In the same letter. dated 14 October 1986.321. 39-86. accepted the compromise.14 On 07 January 1988.815. broken down as follows: Previous payment made by PNB Add: Payment made by PNOC pursuant to the compromise agreement of June 22.17 On 08 April 1988. 4-87.89 P 43.894.479. BIR Commissioner Tan further explained that the compromise was in accordance with the provisions of E.89. dated 08 March 1988.617. in another letter.1213 Private respondent Savellano.955. Revenue Memorandum Order (RMO) No. private respondent Savellano filed a Petition for Review ad cautelam with the .15 P 57.321. in accordance with the provisions of Executive Order (E. private respondent Savellano.) No.915.952. This time.12. to BIR Commissioner Tan. PNOC made another offer to the BIR to settle its tax liability. 44. He received the last installment on 01 December 1987. seeking reconsideration of his decision to compromise the tax liability of PNOC. 44.23 91.961. Once more.343.343.580. through four installments.12 tax collected by the BIR from PNOC and PNB. dated 24 March 1988.765.82.003.O.955. through his legal counsel. in a letter. however. reiterated its proposal to settle its tax liability through the set-off of the said tax liability against NAPOCOR'S pending claim for tax refund/credit.093.89.O.800.766.955. BIR requested PNOC to settle its tax liability in the total amount of P385. was paid the informer's reward in the total amount of P14.32 final tax. that private respondent Savellano was already fully paid the informer's reward equivalent to 15% of the amount of tax actually collected by the BIR pursuant to its compromise agreement with PNOC.479. The BIR received a total tax payment on the interest earnings and/or yields from PNOC's money placements with PNB in the amount of P93.129.003.50 interest computed until 15 November 1986. PNOC proposed a compromise by paying P91.11 On 09 June 1987.093. representing 15% of the P93. private respondent Savellano questioned the legality of the compromise agreement entered into by the BIR and PNOC and claimed that the tax liability should have been collected in full.12 Then BIR Commissioner Bienvenido A.129.12 P 14. while the aforesaid Motion for Reconsideration was still pending with the BIR. computed as follows: BIR tax assessment Final tax rate Informer's reward due (BIR deficiency tax assessment x Final tax rate) Less: Payment received by private respondent Savellano Outstanding balance P 385. and RMO No.29 basic tax.82 0. consisting of P303. plus P82. 1987 Total tax payment P P 2. representing 30% of the P303.580. No. dated 22 June 1987.16 Private respondent Savellano submitted another letter.237. wrote the BIR to demand payment of the balance of his informer's reward.72 PNOC.479.89 P 93.10 The BIR replied on 11 November 1986 that the proposal for set-off was premature since NAPOCOR's claim was still under process. Tan.2515 BIR Commissioner Tan replied through a letter.961.349.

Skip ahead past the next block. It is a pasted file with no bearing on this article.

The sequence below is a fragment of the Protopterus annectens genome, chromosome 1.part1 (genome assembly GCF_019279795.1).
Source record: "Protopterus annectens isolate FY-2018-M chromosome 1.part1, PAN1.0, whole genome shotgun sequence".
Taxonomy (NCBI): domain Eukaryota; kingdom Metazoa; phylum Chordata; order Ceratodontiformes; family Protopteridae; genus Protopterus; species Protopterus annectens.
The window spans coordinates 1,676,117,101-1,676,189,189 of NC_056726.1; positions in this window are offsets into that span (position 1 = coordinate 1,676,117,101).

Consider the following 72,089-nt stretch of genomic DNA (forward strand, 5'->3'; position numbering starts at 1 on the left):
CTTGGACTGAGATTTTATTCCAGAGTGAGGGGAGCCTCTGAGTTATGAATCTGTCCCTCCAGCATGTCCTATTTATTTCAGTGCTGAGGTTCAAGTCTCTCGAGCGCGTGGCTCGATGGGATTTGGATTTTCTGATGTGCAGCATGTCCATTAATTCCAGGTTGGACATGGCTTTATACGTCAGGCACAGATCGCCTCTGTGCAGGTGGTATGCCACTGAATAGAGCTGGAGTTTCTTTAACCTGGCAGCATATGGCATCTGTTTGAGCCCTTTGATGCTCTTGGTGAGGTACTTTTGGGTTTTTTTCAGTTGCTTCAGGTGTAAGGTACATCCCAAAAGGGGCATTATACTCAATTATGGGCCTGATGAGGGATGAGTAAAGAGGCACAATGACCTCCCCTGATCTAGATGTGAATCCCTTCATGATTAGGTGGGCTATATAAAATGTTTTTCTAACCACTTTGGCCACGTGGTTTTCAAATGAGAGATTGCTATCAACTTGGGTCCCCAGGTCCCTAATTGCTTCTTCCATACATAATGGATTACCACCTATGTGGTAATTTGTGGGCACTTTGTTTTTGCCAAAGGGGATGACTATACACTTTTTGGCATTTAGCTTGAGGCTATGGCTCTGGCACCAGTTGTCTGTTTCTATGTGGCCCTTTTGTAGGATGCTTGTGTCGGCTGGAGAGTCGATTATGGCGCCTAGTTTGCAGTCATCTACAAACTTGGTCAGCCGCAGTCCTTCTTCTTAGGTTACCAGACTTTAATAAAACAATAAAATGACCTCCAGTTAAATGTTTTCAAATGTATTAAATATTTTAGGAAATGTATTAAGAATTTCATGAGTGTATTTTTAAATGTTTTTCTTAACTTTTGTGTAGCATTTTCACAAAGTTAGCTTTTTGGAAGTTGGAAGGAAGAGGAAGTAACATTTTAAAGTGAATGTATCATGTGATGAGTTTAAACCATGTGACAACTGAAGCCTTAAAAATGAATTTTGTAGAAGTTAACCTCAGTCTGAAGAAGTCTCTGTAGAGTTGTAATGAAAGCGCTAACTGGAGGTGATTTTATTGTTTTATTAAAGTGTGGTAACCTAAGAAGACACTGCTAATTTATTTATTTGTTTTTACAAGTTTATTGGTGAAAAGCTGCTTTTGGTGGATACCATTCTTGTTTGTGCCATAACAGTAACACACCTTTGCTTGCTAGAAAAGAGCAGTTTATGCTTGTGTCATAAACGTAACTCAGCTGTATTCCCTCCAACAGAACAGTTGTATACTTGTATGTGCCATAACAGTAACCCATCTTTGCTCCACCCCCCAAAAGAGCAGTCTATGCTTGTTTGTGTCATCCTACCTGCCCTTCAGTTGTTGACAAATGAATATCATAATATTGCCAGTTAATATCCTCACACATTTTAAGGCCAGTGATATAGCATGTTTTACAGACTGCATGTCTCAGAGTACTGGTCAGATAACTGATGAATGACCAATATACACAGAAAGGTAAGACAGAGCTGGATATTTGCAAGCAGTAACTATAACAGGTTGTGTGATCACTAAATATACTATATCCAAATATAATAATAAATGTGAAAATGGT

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CTA, docketed as CTA Case No. 4249. He claimed therein that BIR Commissioner Tan acted "with grave abuse of discretion and/or whimsical exercise of jurisdiction" in entering into a compromise agreement that resulted in "a gross and unconscionable diminution" of his reward. Private respondent Savellano prayed for the enforcement and collection of the total tax assessment against taxpayer PNOC and/or withholding agent PNB; and the payment to him by the BIR Commissioner of the 15% informer's reward on the total tax collected.18 He would later amend his Petition to implead PNOC and PNB as necessary and indispensable parties since they were parties to the compromise agreement.19 In his Answer filed with the CTA, BIR Commissioner Tan asserted that the Petition stated no cause of action against him, and that private respondent Savellano was already paid the informer's reward due him. Alleging that the Petition was baseless and malicious, BIR Commissioner Tan filed a counterclaim for exemplary damages against private respondent Savellano.20 PNOC and PNB filed separate Motions to Dismiss, both arguing that the CTA lacked jurisdiction to decide the case.21 In its Resolution, dated 28 November 1988, the CTA denied the Motions to Dismiss since the question of lack of jurisdiction and/or cause of action do not appear to be indubitable.22 After their Motions to Dismiss were denied by the CTA, PNOC and PNB filed their respective Answers to the amended Petition. PNOC averred, among other things, that (1) it had no privity with private respondent Savellano; (2) the BIR Commissioner's discretionary act in entering into the compromise agreement had legal basis under E.O. No. 44 and RMO No. 39-86 and RMO No. 4-87; and (3) the CTA had no jurisdiction to resolve the case against it.23 On the other hand, PNB asserted that (1) the CTA lacked jurisdiction over the case; and (2) the BIR Commissioner's decision to accept the compromise was discretionary on his part and, therefore, cannot be reviewed or interfered with by the courts.24 PNOC and PNB later filed their amended Answer invoking an opinion of the Commission on Audit (COA) disallowing the payment by the BIR of informer's reward to private respondent Savellano.25 The CTA, thereafter, ordered the parties to submit their evidence,26 to be followed by their respective Memoranda.27 On 23 November 1990, private respondent Savellano, filed a Manifestation with Motion for Suspension of Proceedings, claiming that his pending Motion for Reconsideration with the BIR Commissioner may soon be resolved.28 Both PNOC and PNB opposed the said Motion.29 Subsequently, the new BIR Commissioner, Jose U. Ong, in a letter to PNB, dated 16 January 1991, demanded that PNB pay deficiency withholding tax on the interest earnings and/or yields from PNOC's money placements, in the amount of P294,958,450.73, computed as follows: Withholding tax, plus interest under the P letter of demand dated November 11, 1986 Less: Amount paid under E.O. No. 44 P Amount still due and collectible P 385,961,580.82 91,003,129.89 294,958,450.7330